Friday, October 27, 2006

Your personal information is for sale: Call centre edition

The BBC reports that
One in 10 of Glasgow's financial call centres has been infiltrated by criminal gangs, police believe.

The scam works by planting staff inside offices or by forcing current employees to provide sensitive customer details.

The information is then used to steal identities and fraudulently set up accounts or transfer money...

Det Ch Insp Derek Robertson of Strathclyde Police told the BBC's Newsnight Scotland programme that there were a large number of call centres in the Glasgow area...

"I would say approximately 10% have been infiltrated in the past and we are working very hard to reduce that number."

Detectives believe that criminal crews are sent out to recruit volunteers to work in the centres.

Once they agree, they are asked to supply financial information in return for a fee.

Another tactic is to identify pubs where call centre workers visit and intimidate the employees to pass on the details.

Det Ch Insp Robertson said: "There are a number of different ways to do it.

"We know of organised crime groups who are placing people within the call centres so that they can steal customers' data and carry out fraud and money laundering.

"We also know of employees leaving the call centres and being approached and coerced, whether physically, violently or by being encouraged to make some extra money.

"And of course you have the disgruntled employee who may turn their hand to fraud just to benefit themselves."
Expect data retention to be a goldmine for criminals.

Sunday, October 22, 2006

UK rules requiring all pub-goers to be fingerprinted at the door

Words fail me. From The Register:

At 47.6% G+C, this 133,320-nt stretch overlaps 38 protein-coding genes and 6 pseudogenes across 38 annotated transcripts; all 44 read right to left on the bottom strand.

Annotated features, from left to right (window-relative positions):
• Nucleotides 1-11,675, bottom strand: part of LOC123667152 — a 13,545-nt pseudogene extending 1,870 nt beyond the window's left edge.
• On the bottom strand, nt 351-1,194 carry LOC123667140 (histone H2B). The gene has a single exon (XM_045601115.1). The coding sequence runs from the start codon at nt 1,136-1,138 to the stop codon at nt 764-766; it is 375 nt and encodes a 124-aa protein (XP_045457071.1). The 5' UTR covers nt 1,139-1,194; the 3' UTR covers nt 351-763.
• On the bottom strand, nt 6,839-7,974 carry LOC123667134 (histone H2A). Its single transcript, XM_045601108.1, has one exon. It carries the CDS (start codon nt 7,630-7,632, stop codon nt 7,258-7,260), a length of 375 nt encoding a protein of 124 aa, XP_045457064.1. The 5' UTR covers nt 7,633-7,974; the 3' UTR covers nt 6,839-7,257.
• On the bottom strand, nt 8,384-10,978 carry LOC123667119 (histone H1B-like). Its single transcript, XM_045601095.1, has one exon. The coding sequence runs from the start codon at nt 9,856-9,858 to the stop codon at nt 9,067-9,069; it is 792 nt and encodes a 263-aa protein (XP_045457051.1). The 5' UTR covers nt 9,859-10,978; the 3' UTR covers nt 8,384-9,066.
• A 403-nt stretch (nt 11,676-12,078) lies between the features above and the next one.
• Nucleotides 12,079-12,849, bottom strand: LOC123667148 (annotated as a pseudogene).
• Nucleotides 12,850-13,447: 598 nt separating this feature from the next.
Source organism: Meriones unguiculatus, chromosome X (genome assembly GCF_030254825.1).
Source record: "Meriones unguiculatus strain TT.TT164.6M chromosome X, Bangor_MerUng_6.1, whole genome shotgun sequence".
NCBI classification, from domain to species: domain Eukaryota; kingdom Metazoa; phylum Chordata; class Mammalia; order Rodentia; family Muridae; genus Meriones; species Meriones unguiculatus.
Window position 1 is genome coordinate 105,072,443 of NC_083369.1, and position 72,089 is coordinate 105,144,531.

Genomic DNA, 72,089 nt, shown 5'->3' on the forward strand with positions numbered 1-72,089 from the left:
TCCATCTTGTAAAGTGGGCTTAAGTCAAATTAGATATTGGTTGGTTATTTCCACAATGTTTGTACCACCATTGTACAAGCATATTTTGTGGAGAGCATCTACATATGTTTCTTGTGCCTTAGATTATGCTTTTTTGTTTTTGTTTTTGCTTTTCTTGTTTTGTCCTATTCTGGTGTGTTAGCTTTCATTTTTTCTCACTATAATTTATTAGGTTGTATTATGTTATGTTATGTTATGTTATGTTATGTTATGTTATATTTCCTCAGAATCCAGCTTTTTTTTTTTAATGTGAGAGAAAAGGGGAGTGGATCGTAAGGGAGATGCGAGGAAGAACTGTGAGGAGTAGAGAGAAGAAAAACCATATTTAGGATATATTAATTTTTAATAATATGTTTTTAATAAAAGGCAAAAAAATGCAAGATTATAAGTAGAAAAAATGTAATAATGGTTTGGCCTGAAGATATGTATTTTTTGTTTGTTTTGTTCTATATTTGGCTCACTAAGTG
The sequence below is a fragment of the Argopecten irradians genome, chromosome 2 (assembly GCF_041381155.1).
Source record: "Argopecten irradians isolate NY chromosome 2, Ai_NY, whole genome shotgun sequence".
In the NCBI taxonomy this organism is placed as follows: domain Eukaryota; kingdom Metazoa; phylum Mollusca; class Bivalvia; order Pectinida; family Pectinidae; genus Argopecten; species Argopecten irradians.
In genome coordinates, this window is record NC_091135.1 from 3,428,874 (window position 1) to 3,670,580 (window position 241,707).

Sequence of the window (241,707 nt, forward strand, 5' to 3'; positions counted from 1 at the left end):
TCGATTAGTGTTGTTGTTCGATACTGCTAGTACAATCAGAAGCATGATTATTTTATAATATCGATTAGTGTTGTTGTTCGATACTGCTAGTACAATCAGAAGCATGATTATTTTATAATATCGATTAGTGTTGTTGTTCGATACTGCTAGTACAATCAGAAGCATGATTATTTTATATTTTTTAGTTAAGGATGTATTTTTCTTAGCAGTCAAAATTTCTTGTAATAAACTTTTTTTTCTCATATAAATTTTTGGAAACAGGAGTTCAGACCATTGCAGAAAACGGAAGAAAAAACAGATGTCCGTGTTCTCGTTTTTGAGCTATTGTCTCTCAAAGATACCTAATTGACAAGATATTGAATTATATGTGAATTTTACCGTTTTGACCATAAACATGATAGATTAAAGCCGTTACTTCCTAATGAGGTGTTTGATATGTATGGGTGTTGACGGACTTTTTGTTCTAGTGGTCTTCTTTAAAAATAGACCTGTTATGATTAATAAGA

The government is is funding the roll out of fingerprint security at the doors of pubs and clubs in major English cities.

Funding is being offered to councils that want to have their pubs keep a regional black list of known trouble makers. The fingerprint network installed in February by South Somerset District Council in Yeovil drinking holes is being used as the show case...

The council had assumed it was its duty under the Crime and Disorder Act (1998) to reduce drunken disorder by fingerprinting drinkers in the town centre.

Some licensees were not happy to have their punters fingerprinted, but are all now apparently behind the idea. Not only does the council let them open later if they join the scheme, but the system costs them only £1.50 a day to run.

Oh, and they are also coerced into taking the fingerprint system. New licences stipulate that a landlord who doesn't install fingerprint security and fails to show a "considerable" reduction in alcohol-related violence, will be put on report by the police and have their licences revoked.
Edited to add:
Ralf Bendrath kindly posted a link to his detailed analysis of this measure.

Samizdata have an enlightening take on the abuse of regulatory authority behind these rules.